Vukusic could have signed with a pro club in Europe, but a starting salary of $250 per month and the long contract turned him off. "It would have ruined my future," Vukusic said.

His friend and teammate, Davor Duvancic, felt the same way. When Carmody came visiting in the spring of 2001, they were interested in what he had to say.

"It was a great opportunity for us," said Duvancic, who completed his Northwestern eligibility last year and now works for the insurance conglomerate Aon.

But there were complications. Language wasn't one of them, because Croatian children study English in grade school. But there was the little matter of the SAT, which would not be offered again in Croatia in time for the players to enroll at Northwestern in the fall.

There was one more chance to take the test—in Vienna.

So one summer day, Duvancic and Vukusic piled into a Nissan Altima with their fathers in the front. It's a 300-mile trip from Split to Vienna as the crow flies, but a 10-hour drive as the Balkan roads bend.

In the back seat, the prospective Wildcats crammed.

"There was pressure," Duvancic said. "We had to pass the test."

It was a short night of sleep. "We woke up an hour before the exam started," Vukusic said.

Northwestern

Vukusic and Duvancic were among Carmody's first international recruits Another Croatian, Ivan Tolic, followed a year later. Tolic's NU career ended after last season because of injuries.

Vukusic battled shoulder problems early in his college career, losing what would have been his sophomore season to a shoulder operation, his second. Vukusic's absence was a factor in the Wildcats' 12-17 record, the worst of Carmody's seven seasons in Evanston.

This season, Carmody challenged Vukusic to be the Wildcats' leader in many ways. He has responded with a career-best 20.5 points per game, including 18.6 in the Big Ten.

"He's taken the team on his shoulders and he didn't do that before," Carmody said. "The other night he went 1-for-14 against Illinois and in the next game he gets 29 away from home (at Purdue). That's saying something."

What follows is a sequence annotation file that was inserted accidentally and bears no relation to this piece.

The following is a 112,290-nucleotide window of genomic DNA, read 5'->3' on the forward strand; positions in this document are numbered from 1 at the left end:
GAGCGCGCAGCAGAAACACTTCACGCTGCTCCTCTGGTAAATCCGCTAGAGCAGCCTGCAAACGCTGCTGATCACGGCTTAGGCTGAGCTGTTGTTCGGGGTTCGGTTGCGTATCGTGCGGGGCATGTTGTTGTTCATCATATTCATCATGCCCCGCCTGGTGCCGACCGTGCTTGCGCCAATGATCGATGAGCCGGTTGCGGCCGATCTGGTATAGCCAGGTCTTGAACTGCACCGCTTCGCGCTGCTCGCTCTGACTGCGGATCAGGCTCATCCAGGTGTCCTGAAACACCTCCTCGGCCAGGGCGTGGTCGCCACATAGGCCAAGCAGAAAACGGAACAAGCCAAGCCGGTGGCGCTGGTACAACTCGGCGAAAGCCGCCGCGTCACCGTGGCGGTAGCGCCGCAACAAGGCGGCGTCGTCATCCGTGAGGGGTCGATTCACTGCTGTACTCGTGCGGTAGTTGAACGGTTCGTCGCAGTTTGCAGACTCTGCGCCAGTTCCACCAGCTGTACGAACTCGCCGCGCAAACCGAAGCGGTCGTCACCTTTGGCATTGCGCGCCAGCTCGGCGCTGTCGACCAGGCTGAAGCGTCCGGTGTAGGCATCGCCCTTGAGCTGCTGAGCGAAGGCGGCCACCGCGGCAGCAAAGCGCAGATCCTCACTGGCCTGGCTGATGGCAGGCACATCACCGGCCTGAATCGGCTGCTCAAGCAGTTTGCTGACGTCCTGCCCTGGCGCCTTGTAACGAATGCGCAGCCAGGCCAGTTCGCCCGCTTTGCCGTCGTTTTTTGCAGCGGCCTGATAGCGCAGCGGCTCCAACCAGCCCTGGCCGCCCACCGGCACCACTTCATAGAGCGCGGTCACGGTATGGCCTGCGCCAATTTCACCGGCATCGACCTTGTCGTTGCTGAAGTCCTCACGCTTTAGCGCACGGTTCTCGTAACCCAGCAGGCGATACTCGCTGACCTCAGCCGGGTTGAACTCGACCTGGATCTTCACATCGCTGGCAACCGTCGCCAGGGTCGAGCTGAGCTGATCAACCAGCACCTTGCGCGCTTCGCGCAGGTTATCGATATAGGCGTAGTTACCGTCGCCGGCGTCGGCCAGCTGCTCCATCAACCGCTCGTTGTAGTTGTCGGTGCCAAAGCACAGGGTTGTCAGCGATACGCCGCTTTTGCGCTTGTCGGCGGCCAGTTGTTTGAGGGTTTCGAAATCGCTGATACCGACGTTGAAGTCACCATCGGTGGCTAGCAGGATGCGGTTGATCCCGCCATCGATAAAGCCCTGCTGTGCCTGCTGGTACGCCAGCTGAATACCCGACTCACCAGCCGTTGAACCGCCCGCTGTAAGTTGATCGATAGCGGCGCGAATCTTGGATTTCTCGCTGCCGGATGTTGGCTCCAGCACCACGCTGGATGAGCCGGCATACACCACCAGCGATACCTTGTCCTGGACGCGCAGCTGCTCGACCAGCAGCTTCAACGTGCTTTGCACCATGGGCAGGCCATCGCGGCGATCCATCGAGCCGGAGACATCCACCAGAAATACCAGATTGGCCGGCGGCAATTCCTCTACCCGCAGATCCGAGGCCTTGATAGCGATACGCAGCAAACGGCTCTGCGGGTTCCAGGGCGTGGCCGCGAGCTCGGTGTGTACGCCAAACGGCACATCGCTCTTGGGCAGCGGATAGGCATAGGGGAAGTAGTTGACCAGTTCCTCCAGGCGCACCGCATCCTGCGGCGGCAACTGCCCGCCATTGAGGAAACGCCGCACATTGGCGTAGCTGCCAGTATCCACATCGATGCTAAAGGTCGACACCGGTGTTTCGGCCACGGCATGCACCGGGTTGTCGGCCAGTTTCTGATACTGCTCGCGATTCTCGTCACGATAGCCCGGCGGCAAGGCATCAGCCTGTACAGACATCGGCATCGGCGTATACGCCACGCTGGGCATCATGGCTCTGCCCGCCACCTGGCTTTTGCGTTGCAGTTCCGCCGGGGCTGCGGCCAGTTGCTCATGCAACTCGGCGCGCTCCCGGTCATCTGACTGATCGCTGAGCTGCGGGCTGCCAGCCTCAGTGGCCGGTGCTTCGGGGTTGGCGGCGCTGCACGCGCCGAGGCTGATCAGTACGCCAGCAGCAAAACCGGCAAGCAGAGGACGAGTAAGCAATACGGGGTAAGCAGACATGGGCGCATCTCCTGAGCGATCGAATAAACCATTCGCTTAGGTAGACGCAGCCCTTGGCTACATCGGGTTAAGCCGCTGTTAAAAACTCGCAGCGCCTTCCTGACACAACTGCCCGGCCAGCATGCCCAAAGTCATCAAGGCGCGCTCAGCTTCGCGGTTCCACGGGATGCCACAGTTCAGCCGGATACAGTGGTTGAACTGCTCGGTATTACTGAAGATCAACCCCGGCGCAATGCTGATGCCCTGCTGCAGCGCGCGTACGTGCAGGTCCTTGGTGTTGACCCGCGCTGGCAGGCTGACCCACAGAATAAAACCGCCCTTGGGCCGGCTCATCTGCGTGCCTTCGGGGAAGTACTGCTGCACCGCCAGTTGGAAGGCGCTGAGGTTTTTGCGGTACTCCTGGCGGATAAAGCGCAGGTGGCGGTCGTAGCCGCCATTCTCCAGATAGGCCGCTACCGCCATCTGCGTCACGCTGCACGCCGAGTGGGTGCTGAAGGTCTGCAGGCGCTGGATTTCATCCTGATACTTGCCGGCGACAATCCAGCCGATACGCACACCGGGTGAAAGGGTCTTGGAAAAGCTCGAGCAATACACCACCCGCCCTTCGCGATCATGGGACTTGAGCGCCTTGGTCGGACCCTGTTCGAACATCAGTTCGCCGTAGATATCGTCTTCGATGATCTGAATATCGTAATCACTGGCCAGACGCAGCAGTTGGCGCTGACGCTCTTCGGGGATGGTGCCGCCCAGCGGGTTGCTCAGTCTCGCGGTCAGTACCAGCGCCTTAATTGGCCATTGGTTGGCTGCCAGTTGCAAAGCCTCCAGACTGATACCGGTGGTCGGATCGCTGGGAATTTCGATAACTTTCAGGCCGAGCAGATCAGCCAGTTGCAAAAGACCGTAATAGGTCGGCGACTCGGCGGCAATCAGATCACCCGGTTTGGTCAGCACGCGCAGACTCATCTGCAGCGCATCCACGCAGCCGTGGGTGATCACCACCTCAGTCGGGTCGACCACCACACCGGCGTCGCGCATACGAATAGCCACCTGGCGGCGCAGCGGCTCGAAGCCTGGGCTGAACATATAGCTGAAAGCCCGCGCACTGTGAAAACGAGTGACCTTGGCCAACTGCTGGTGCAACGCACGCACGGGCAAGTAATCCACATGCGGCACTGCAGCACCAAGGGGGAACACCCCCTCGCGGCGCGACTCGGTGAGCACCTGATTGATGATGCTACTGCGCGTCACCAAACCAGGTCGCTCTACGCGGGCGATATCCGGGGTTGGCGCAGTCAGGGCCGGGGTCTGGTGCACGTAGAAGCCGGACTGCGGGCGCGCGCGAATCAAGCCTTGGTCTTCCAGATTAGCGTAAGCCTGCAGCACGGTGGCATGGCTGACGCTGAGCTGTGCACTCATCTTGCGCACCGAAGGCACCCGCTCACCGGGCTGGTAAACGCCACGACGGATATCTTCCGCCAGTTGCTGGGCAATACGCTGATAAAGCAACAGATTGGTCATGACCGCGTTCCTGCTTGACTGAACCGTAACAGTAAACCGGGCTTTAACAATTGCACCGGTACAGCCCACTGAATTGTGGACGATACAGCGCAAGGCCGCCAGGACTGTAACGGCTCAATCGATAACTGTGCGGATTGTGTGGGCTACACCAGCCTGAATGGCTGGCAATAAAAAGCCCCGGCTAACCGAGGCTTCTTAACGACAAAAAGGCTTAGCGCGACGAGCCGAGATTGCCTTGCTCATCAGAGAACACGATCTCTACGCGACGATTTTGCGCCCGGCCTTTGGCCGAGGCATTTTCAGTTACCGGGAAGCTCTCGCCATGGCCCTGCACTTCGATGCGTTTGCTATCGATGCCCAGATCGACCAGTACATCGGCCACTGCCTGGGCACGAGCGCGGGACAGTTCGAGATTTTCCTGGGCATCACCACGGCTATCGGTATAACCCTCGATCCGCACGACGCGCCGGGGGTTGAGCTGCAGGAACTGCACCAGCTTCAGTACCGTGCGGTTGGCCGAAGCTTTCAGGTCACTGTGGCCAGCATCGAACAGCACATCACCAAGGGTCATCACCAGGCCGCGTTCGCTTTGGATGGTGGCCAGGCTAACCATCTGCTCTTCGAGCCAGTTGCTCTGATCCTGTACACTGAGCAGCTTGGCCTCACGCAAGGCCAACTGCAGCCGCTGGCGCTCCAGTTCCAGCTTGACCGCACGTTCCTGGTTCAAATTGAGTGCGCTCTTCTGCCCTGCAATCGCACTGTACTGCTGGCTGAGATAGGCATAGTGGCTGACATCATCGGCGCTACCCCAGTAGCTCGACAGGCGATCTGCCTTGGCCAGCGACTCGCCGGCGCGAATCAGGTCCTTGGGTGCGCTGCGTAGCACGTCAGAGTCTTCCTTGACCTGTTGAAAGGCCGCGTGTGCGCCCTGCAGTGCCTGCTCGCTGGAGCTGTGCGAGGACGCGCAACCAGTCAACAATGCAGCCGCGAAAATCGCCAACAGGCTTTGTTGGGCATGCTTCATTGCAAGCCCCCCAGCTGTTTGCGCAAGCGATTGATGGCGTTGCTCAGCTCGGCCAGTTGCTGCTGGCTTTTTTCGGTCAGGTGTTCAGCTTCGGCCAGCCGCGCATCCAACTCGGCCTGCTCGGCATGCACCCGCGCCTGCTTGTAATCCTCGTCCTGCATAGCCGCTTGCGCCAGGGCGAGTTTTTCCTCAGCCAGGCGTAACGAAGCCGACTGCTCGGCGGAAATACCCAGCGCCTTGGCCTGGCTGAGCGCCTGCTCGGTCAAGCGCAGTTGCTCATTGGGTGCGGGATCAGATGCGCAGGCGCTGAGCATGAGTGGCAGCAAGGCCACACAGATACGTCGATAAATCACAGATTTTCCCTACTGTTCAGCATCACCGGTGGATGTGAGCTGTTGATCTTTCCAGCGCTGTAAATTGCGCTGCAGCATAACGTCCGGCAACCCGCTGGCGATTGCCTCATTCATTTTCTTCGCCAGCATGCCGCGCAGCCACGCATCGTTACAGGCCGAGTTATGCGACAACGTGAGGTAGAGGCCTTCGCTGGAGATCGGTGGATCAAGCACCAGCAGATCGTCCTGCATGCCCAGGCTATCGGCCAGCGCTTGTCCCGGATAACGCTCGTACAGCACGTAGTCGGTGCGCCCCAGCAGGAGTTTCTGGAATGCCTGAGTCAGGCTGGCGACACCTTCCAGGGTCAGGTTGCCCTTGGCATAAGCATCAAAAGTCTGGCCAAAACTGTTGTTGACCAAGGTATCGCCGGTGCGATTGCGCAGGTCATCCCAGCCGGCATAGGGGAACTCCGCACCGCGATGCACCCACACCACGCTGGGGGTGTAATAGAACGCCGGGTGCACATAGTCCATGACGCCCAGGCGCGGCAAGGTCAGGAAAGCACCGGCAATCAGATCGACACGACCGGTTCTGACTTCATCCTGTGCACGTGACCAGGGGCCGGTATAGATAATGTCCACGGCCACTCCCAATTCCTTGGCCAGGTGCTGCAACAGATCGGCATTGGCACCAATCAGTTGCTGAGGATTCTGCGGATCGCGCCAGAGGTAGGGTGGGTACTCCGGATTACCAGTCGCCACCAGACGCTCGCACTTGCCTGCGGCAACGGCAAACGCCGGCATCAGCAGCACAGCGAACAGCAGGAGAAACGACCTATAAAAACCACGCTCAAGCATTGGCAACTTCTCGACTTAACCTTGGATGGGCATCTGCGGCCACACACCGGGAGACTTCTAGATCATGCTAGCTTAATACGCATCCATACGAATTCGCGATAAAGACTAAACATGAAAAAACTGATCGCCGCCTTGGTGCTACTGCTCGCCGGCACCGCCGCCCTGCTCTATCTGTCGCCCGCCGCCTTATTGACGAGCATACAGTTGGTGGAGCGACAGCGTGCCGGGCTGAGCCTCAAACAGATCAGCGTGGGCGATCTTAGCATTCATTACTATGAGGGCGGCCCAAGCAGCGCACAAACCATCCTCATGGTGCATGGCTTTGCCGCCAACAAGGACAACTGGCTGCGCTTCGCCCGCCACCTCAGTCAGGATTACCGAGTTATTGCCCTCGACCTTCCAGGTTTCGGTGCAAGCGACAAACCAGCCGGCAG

Carmody has noticed other little areas of improvement, like Vukusic's willingness to go for dunks instead of layups.


"It doesn't seem like a big deal, but it is," Carmody said. "Now he's gotten the fact that 'I have to be the guy.' He's more forceful in his game, not letting it come to him. He's taken over some games for us."

Vukusic has earned his bachelor's degree in communications and is pursuing a second major in international studies. As his college career winds down, he would like to be remembered for leading the Wildcats into the postseason.

"A couple of years before I came we didn't win a Big Ten game. Compared to that we've made some progress," he said. "But it's not what I want it to be, obviously."

Vukusic's legacy

Next year Vukusic will be playing professionally—in Europe if not in the NBA. But his impact on Northwestern will last.Next year's freshman class will include at least two 6-foot-8-inch players—Jeff Ryan from Glenbrook South and Kevin Coble from Scottsdale, Ariz.—who signed letters of intent in November.

"When we're recruiting other guys, they just love the way [Vukusic] plays," Carmody said. "It shows what you can do with big, rangy kids. Not only has he helped us while he's here, but he's helped us in recruiting, and however intangible it is, it's real."

Vukusic's success also has kept Northwestern's name alive in Croatia, where the Wildcats are recruiting another 6-8 prospect, Nikola Baran.

As Vjeran Bosnjak, Vukusic's youth coach, put it, "[Northwestern's style] fits the sensibility of players coming from this region."

tabannon@tribune.com

Copyright © 2006, The Chicago Tribune